The abortion issue in Ireland
The situation in Ireland with reference to an amendment to the Constitution to outlaw the possibilities of legalizing abortion by court or parliament has suddenly changed. The situation is very fluid; anything could happen.
Under pressure, Prime Minister Garret FitzGerald had agreed with his opponent Charles Haughey to submit a pro-life amendment to the Constitution in a national referendum. When Haughey became Prime Minister, he proposed a tight, no-exceptions amendment, but his government fell before it could be processed through parliament. In the ensuing campaign, the 3rd in eighteen months, Haughey accused FitzGerald of being soft on abortion. FitzGerald responded by saying that, if elected, he would by the 31st of March present to the nation the same tight amendment issued by Haughey’s government. After winning the election, through his health minister Barry Desmond, FitzGerald reneged on his campaign promise, and now says that he wants a different amendment.
For weeks Planned Parenthood-type abortionists and groups have been screaming in the anti-life/anti-Catholic Church/ anti-Catholic bishops, daily newspapers and electronic media that the originally proposed amendment is divisive, sectarian, unnecessary because the law already forbids abortion, undemocratic, archaic, unprecedented in the Western world, and premature. A hundred diabolical slogans and subtle diversionary tactics are being used to gain time and to mislead. All the pro-life amendment would do is to ensure that no Irish Supreme Court, as in the USA, and no government, as in Britain, could slip abortion into the nation without again consulting all the people.
Significantly, the abortionists have been able to secure for their cause the signatures of only 122 of 6,000 doctors in the country to oppose a closed amendment.
Most unfortunately the few Protestant groups, particularly the Methodists, Presbyterians, and the Church of Ireland (Anglicans), who said little when the tight amendment was first proposed, have come out with carefully timed statements. These support FitzGerald; he is known to want to legalize divorce and to “desectarianize” the whole Constitution. Additionally, FitzGerald, through his health minister, has made it known that the disastrous Health-Family Planning Bill, which still contains a few restrictions, needs to be revamped, that is, have all restrictions removed so that contraception will be totally free to everybody and that sex and contraceptive education can be inaugurated in the schools. (The latter is not voiced out loud but clearly meant.)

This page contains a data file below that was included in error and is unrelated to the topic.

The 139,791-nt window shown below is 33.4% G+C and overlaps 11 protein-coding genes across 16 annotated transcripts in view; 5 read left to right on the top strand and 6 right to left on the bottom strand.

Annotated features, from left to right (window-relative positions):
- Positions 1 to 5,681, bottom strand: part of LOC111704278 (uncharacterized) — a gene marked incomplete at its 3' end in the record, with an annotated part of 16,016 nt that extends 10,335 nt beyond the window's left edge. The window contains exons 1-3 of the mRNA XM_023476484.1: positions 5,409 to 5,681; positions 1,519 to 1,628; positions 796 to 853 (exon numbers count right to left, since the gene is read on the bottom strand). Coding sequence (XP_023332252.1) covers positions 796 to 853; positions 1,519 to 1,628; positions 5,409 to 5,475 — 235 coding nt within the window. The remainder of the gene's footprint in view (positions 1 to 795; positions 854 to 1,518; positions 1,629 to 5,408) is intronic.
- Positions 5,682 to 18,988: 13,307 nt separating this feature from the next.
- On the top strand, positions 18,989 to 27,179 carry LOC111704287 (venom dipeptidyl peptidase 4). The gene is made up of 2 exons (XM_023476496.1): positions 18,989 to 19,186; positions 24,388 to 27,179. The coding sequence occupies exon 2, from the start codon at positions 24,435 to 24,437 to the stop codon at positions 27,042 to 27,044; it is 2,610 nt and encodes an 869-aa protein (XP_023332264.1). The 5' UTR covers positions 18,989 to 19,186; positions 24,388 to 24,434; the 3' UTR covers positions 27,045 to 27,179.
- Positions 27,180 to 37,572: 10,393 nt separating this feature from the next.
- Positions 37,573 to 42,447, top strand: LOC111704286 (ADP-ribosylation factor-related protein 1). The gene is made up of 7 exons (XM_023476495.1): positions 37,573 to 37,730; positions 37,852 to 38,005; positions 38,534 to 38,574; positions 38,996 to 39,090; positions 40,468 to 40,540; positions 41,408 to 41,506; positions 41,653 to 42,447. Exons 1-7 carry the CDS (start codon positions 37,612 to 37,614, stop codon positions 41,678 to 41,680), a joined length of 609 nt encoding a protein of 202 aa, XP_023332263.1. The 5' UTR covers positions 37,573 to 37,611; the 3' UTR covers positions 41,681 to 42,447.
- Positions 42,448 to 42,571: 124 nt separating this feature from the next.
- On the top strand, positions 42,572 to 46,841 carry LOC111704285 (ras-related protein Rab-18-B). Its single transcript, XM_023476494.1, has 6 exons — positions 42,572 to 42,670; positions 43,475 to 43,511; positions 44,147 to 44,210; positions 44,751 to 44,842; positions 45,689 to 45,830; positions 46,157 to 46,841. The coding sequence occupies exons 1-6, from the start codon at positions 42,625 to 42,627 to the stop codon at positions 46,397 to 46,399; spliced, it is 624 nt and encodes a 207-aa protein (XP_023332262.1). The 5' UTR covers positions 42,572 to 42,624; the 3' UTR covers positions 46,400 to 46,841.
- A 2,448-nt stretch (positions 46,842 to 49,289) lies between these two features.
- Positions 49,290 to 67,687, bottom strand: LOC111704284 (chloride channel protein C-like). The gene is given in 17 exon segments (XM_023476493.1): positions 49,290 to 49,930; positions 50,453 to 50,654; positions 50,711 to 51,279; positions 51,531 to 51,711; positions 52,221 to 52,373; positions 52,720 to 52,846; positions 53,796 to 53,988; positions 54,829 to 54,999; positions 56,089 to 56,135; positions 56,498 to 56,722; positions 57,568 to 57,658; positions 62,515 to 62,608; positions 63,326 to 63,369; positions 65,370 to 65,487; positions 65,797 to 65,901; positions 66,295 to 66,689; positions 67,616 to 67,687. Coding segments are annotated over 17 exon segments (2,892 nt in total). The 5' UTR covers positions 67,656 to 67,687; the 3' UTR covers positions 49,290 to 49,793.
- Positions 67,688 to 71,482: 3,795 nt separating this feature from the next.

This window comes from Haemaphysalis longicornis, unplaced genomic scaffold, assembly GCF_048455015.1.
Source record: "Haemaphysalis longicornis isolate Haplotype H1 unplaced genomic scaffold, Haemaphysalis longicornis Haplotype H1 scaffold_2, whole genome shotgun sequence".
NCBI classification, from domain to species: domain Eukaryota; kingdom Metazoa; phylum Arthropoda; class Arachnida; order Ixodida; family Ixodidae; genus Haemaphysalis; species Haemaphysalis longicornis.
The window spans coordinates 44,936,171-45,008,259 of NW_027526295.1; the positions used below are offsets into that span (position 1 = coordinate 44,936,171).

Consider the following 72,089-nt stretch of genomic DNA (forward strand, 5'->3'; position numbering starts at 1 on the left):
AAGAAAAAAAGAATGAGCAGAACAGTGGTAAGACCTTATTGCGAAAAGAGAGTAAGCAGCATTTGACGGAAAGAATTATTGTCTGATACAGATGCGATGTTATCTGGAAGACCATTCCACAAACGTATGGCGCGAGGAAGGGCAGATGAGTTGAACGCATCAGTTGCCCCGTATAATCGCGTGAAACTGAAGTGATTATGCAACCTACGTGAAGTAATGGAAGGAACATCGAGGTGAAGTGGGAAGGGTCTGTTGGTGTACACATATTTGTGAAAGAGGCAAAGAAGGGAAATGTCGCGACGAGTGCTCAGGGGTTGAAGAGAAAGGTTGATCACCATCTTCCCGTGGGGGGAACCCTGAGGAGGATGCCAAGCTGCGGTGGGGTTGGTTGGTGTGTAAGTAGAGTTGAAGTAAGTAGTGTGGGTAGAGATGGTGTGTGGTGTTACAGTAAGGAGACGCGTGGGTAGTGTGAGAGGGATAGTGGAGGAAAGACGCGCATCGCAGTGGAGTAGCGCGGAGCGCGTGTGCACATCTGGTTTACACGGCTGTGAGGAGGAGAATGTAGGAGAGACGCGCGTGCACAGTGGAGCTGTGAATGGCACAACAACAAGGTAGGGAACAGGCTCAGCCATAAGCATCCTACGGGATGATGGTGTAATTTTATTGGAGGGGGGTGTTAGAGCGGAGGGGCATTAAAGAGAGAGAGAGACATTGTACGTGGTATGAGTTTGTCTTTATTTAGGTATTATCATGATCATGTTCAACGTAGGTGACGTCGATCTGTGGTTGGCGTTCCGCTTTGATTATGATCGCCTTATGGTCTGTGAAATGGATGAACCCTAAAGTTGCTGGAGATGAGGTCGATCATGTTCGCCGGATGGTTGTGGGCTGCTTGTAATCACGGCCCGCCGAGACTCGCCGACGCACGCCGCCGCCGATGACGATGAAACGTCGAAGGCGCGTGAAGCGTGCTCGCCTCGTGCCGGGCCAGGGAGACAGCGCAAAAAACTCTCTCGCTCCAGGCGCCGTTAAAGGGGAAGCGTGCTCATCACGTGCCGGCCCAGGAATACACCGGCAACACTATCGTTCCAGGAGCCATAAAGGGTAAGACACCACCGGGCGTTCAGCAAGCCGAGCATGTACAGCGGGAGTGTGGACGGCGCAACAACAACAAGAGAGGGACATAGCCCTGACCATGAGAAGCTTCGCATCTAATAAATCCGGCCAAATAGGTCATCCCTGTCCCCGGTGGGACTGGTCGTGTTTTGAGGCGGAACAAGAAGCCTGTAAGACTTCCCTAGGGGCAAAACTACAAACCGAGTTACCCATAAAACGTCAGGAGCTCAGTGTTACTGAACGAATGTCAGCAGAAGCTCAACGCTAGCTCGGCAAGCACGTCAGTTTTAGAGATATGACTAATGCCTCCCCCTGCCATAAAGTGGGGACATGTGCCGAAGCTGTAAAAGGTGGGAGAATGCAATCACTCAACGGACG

In their statements the Protestants have been saying that the tight amendment would be a direct negation of the principles of all the mainline Protestant churches (adherents very few). They have stated that the pro-life amendment would be contrary to their concept of an open society. The statement of the churches goes on to say that the amendment would occasion needless litigation and state-interference with personal and sexual privacy. It would reflect a medical ethics unparalleled in any country in the world. In part, the Methodist statement reads, “It would be especially unfortunate when we seek a society of open understanding for all of Ireland, that one part of Ireland should be asked to define itself in this respect as a closed society on conservative Roman Catholic lines.” Fear is expressed, too, that a closed amendment, allowing no abortions, would deny certain forms of “contraception,” like abortifacient pills and IUDs, as well as future forms of early, do-it-yourself, bathroom abortions.
All of this, of course, we have heard before. It is indeed pitiful that these churches, representing so few, allow themselves to be used by anti-life and Planned Parenthood types. A part of the tactic is to gain time. If the national referendum were held today on a closed, no-exceptions amendment, the pro-lifers would surely win.
The enemy (the devil) knows exactly what is at stake. The situation is exceedingly fluid. Anything could happen.